Car Accident Checklist 9 Steps to Protect Yourself After an Accident
8. Seek appropriate medical attention. Even if you don’t feel hurt, it’s smart to get checked out by your doctor or chiropractor after an accident. Some injuries take time to become apparent. 9. Call The Moak Law Firm at 480-755- 8000. Get an experienced car accident attorney on your side so you can enjoy the best possible outcome after an accident. During the stress of an accident, it’s still easy to forget an important step to help your case, even if everyone walks away unharmed. Cut out this list and store it in your glove compartment so if you ever need to act fast after an accident, you’ll be ready.
How to Rebuild After Bankruptcy: Part 3
If you’ve been following along with our monthly tips for rebuilding your credit, odds are you have bad credit or no credit yourself. There’s no need to feel ashamed because you’re not alone. Around 43 million Americans are burdened with bad credit, which is a score of 599 or less. A person’s credit can drop for any number of reasons, but fortunately, there are a number of strategies for improving your score. Last month, we looked at the numbers that make up your credit score. You may remember that having access to a number of different high-lending credit cards really improves a credit score. But if your credit isn’t great, you might be struggling to get approved for any credit cards. This is where secured credit cards are a big help. Secured credit cards require a cash deposit equal to your credit limit to open the account. For example, if you deposit $500, your credit card limit is $500. The deposit reduces the risk to the lender, which is why secured credit cards are ideal for those with bad or no credit. With a secured credit card, you are able to get back into the credit game and build good credit.
Because the limits on secured credit cards tend to be on the lower end, they’re best used for groceries or filling your car with gas. Remember, maintaining a low credit use ratio is ideal for improving your credit score. Over time, if you use the card responsibly, you can transition to an unsecured card, which is even better for building a high credit score. Using a secured credit card to build your credit to qualify for unsecured cards isn’t an overnight fix. They’re meant to prove your track record, which means you might have to use them for 12–24 months before your credit really starts to improve, which is the case for all sustainable credit-building strategies. Improving your credit score means playing the long game, but if you put in the time, you can see great results. Interested in learning more about secured credit cards? Visit CreditCards.com/secured/ today to research available secured credits cards and find the ones that are right for you.
Secured Credit Cards Safely Build Credit
Roasted Radishes With Radish Greens
1. Heat oven to 500 F. While heating, trim radishes and wash greens. Pat both dry using a paper towel. 2. In a large ovenproof skillet, heat oil over high heat until shimmering. Season radishes with salt and pepper, add to skillet, and cook until lightly browned, about 2 minutes. Transfer entire skillet to oven rack and roast for 15 minutes. 3. Once removed from oven, return skillet to stove. Over medium heat, stir in butter and add greens. Cook until they are wilted, about 2 minutes. 4. Finish with lemon juice and additional salt if desired. Serve immediately.
Radishes start showing up in droves during the spring and summer months, but all too often we only eat the bulbs raw on salads and discard the greens. This recipes bucks both of those trends, with the radishes being roasted alongside their green tops.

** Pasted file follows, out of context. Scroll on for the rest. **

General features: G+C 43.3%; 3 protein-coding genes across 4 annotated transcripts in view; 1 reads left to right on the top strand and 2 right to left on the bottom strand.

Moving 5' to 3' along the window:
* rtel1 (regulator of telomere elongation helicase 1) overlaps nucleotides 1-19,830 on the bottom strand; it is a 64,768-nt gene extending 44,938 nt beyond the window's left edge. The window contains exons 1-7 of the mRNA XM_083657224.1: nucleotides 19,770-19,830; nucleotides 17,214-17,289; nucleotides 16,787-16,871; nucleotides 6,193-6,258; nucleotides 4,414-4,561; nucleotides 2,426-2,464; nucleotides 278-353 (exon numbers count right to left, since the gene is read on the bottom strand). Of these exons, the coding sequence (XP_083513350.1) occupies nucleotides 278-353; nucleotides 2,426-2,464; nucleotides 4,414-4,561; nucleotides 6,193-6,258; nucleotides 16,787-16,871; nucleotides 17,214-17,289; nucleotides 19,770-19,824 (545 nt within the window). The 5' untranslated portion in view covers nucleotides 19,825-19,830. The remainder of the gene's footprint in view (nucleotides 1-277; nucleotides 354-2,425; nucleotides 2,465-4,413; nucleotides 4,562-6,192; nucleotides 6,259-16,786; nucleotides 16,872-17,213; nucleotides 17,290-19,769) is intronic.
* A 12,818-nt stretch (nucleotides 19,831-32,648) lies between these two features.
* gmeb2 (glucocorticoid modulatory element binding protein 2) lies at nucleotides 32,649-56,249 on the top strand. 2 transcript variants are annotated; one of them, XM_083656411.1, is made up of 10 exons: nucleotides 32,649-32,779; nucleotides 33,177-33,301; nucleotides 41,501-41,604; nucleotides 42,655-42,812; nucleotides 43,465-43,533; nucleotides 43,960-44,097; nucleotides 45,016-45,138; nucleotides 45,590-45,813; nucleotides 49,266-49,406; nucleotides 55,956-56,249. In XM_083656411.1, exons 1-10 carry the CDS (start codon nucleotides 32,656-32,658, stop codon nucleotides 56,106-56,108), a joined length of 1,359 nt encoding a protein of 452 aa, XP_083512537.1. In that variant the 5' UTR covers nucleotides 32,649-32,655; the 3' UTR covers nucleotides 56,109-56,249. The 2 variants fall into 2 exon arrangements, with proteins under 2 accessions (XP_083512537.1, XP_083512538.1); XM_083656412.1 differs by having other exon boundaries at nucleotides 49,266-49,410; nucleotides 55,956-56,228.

RAINBOW EASTER PRANK PASSOVER FOOL
SHOWERS TAURUS HOAX SPRING BUTTERFLY
• • • • •
3 bunches radishes with greens attached 2 tablespoons extra-virgin olive oil
Salt and pepper, to taste
2 tablespoons unsalted butter 2 tablespoons fresh lemon juice
480-755-8000 • 3
480-755-8000 www.TheMoakLawFirm.com 1820 E. Ray Road Chandler, AZ 85225
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INSIDE This Issue
The Trick for 80 Percent Less Stress
The Importance of Rain to the Survival of Cultures Here’s What You MUST Do After an Accident Play the Long Game with Secured Credit Cards Roasted Radishes With Radish Greens
Never Judge a Dog by Her Size
Considering the stress of combat, it’s no wonder military dogs tend to be tough breeds known for their size and strength. German shepherds, boxers, and various bully breeds are well-acquainted with the battlefield. But in World War II, the most famous military dog weighed only 4 pounds and stood a mere 7 inches tall. Smoky the Yorkshire Terrier wasn’t exactly what most people associated with Shakespeare’s “let slip the dogs of war,” but her small size is part of what made her such a hero. In 1944, after being discovered beside a foxhole in the jungles of New Guinea, Smoky met Corporal William A. Wynne, an American soldier from Cleveland, Ohio. The two quickly became inseparable, and she stayed by Wynne’s side the entire time he was stationed in the South Pacific. Smoky is credited with going on 12 combat missions, surviving 150 air raids, parachuting 30 feet, and earning eight battle stars. Smoky’s
sensitive hearing allowed her to alert Wynne and other soldiers of incoming air raids. Smoky’s most famous act of heroism occurred when she went where no man could go at an air base at Lingayen Gulf, Luzon. The engineers needed help, so Wynne tied a strand of telephone wire to her collar and Smoky ran through a 70-foot-long pipe in a matter of minutes. Without Smoky, it would have taken three days to lay the wire. Her work kept
over 250 ground crewmen and 40 fighter and reconnaissance planes out of danger from enemy bombings. In addition to saving lives on the battlefield, Smoky is also considered to be the first recorded therapy dog. She learned a number of tricks to cheer up troops and would visit injured soldiers at the hospital in New Guinea. After World War II, Smoky and Wynne visited veteran hospitals across the United States. “Corporal” Smoky lived for another 10 years after the war before dying on Feb. 21, 1957, at approximately 14 years old. Wynne would go on to write a memoir about his time with Smoky titled “Yorkie Doodle Dandy.” Almost 50 years after her death, a life-sized bronze statue of Smoky was erected at her final resting place in Lakewood, Ohio. Her statue is dedicated to the bravery of all war dogs, and it is a reminder that heroes come in all shapes and sizes.